By Freya Ensbey.
Ireland is a contrasting patchwork of continuous greens, blending in and out of valleys, falling away to the verdant mountains reaching skyward as it runs its healing colour to greet powerful coastlines with sudden cliff faces, where brash turquoise waves lap. It’s a country humbled by the folk law of Gaelic mythology carved by its giant predecessors; an ethereal landscape deep with mystery and soul, attributing to its breathtaking aura.
However, Ireland’s tourist reputation precedes itself, luring tourists into the easily accessible ale tours, the abundance of bars filled with gabby locals leading to suspicious leprechaun tours. The authentic identity of the Emerald Isle waits for those nomads seeking to take the road less travelled and discover this country’s truly lucky charm.
Killarney National Park
When heading south of Ireland, ditch your four wheels for two and take to the climbing mountains and spectacular views in Killarney National Park, residing near the town of Killarney, close to the country’s most Westerly point. It was Ireland’s first national park, named in 1932 and has since been extended to encompass over 25,425 acres of diverse ecology, lakes and woodlands. This national park has been continuously covered by woodland since the end of the most recent glacial period, approximately 10,000 years ago, with historians believing humans have lived in the area since the Bronze Age of 4,000 years ago.
When visiting the park, be sure to make your way around to see the sought after Lakes of Killarney, Mangerton and the Purple Mountains, keeping an eye out along the way for Ireland’s only native herd of red deer left in the wild. Photo.
Giant’s Causeway is located in County Antrim on the Northeast coast of Northern Ireland, roughly 5 km’s Northeast of the town of Bushmills. This natural phenomenon was created 50 to 60 million years ago when Antrim was subject to intense volcanic activity. Highly fluid molten basalt erupted and intruded through chalk beds to form an extensive lava plateau. As the lava cooled, horizontal contraction occurred, fracturing in a similar way to drying mud, with the cracks propagating down as the mass cooled, leaving the pillar like network of structures seen today. Legend has it that the columns are the remains of a causeway built by Irish giant Fionn mac Cumhaill who succeeded in a fight with Scottish giant, Benandonner, who destroyed the causeway behind him in a feared flee, so Fionn could not follow him. There is even a giant’s boot shaped rock, which is said to have fallen off Benandonner as he made his swift exit. Photo.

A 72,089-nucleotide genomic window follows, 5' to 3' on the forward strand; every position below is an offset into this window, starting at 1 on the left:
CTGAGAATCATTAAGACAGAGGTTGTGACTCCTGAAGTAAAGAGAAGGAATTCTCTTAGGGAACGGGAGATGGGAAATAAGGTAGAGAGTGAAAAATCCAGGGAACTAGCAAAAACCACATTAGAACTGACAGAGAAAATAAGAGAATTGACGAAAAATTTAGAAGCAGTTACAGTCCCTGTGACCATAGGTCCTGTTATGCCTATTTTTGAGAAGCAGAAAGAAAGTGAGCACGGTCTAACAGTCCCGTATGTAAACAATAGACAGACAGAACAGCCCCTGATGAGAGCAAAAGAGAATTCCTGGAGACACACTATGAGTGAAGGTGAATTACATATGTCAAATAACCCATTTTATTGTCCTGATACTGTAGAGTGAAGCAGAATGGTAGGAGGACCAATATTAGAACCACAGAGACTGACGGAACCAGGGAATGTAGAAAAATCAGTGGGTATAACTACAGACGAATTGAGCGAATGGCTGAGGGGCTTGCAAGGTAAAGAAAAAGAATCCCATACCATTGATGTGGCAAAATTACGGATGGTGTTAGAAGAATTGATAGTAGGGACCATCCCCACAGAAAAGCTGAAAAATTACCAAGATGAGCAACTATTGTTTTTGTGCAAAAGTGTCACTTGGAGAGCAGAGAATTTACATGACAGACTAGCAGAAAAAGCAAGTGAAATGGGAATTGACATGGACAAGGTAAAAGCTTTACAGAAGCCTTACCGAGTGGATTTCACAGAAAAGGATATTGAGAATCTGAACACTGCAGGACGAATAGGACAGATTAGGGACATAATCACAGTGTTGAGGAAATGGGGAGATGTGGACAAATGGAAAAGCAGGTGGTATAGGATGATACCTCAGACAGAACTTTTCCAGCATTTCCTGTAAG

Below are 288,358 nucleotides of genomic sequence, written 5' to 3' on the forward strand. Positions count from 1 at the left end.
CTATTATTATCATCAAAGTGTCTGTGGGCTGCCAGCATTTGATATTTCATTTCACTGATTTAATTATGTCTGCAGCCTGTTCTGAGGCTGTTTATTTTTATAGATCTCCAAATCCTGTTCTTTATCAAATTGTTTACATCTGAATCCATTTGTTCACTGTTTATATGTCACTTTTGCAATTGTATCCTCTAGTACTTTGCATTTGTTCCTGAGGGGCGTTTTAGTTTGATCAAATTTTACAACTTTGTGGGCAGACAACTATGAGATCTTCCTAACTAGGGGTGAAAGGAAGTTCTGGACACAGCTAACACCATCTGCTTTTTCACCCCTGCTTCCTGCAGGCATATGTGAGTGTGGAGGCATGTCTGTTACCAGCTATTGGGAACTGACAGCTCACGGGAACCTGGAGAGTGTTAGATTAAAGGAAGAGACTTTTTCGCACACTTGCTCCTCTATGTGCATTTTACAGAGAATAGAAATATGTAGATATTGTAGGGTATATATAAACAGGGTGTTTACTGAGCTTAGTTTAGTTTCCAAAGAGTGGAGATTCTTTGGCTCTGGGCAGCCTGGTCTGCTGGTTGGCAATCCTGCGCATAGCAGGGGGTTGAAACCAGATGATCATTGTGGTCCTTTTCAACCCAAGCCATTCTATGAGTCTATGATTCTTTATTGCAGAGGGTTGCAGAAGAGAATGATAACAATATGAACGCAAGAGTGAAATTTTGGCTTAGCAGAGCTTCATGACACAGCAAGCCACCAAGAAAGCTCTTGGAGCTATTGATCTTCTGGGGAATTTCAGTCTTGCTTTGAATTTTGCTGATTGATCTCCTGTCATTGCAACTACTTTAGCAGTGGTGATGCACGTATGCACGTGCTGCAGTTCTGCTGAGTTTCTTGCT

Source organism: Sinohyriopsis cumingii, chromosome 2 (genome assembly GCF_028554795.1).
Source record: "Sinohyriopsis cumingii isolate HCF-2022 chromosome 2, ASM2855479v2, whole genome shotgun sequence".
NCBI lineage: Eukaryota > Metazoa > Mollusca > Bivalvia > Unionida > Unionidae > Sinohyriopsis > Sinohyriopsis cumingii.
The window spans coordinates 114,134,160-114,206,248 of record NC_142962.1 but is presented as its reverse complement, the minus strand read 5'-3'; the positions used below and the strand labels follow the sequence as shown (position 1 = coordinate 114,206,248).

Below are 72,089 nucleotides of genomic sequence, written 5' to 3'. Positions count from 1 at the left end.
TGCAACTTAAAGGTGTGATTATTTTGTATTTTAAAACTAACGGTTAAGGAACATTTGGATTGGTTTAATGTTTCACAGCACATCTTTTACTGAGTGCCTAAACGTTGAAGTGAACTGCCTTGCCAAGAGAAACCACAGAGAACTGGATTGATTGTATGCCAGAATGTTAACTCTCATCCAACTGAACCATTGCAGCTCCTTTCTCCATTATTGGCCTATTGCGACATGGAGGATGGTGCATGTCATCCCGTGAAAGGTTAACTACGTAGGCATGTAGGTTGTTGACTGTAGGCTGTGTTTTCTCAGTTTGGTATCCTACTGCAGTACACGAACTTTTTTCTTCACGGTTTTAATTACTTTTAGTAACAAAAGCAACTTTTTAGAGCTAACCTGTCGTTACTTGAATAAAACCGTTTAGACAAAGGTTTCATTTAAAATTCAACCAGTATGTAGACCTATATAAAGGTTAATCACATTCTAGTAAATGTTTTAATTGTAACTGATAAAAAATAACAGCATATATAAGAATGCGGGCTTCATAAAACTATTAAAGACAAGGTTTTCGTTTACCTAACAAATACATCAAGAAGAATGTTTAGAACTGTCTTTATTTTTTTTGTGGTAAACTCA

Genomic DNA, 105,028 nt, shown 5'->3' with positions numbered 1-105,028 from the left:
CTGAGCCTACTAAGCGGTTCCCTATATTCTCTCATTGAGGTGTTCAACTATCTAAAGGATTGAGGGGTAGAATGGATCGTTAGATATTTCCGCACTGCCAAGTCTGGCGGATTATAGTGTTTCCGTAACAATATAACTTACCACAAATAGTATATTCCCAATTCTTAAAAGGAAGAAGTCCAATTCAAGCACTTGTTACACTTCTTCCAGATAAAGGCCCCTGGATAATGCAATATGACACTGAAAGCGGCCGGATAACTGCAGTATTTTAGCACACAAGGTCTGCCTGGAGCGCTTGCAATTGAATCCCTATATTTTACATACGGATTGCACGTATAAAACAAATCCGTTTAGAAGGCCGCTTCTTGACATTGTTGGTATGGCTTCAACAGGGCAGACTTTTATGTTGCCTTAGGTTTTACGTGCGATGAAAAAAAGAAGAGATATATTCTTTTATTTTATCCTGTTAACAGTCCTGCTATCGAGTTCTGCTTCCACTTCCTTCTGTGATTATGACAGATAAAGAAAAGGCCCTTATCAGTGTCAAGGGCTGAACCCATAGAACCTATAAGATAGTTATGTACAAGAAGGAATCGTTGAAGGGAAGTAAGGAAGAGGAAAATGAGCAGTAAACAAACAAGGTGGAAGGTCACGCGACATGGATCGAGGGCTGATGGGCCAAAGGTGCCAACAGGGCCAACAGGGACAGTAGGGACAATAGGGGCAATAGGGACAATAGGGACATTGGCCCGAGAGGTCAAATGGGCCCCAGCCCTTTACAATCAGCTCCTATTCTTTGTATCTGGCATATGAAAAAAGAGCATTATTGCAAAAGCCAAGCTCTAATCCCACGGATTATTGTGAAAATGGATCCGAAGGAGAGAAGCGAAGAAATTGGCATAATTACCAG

Kylemore Castle was built as a private home for the family of Mitchell Henry, a wealthy doctor from London, moving to Ireland with his wife and purchasing the land around the Abbey. Henry soon became a politician for the local County Galway and served the community from 1871 to 1885. The monumental castle residence is unfathomable in its reasoning of size, with stone walls towering over its sprawling lush Victorian gardens. Kylemore Abbey has been opened to the public since the 1970s with the Benedictine community’s donations restoring the Abbey's gardens and Cathedral enabling it to be a self-sustaining estate. Photo.
The Gleniff Horseshoe
Allusive by name, The Gleniff Horseshoe is not a horseshoe, but a 10 km round loop of single lane road, just a short drive North from Cliffoney, transporting visitors through a visually stunning journey of spectacular mountain views. Most find themselves taking the loop both ways, seeing just as much the opposite way as they did the first. Unfortunately, hiking access to the surrounds is restricted, however the magic of the Gleniff highlands is easily experienced from the comfort of your car, not just seeing but feeling the presence of the gigantic mountains. Photo.
The Dingle Peninsula is Southwest Ireland’s final hurrah as the countryside plunges into the Atlantic Ocean. Jagged coastlines of wave carved cliffs have created sandy coves creating a terrain at the ever-changing mercy of the elements. Dingle Town, aboard the peninsula attracts an eclectic crowd of artists, craftsman and musicians to its workshops, museums and folkloric festivals. For those eager to stretch their legs and fill their lungs with crisp highland air, explore the peninsula with over 48kms of stretching terrain, some describing the landscape an open-air museum, aplenty with monuments left behind by Bronze Age settlers, Dark Age monks, stone house ruins and Hollywood set remains.
The Emerald Isle through the windows of Instagram:
"In the Galway Irish Cathedral.”
"Wild Atlantic Coast of Ireland.”
"Cliffs of Moher.”
"The fairest Isle of them all.” ~ Cork Airport.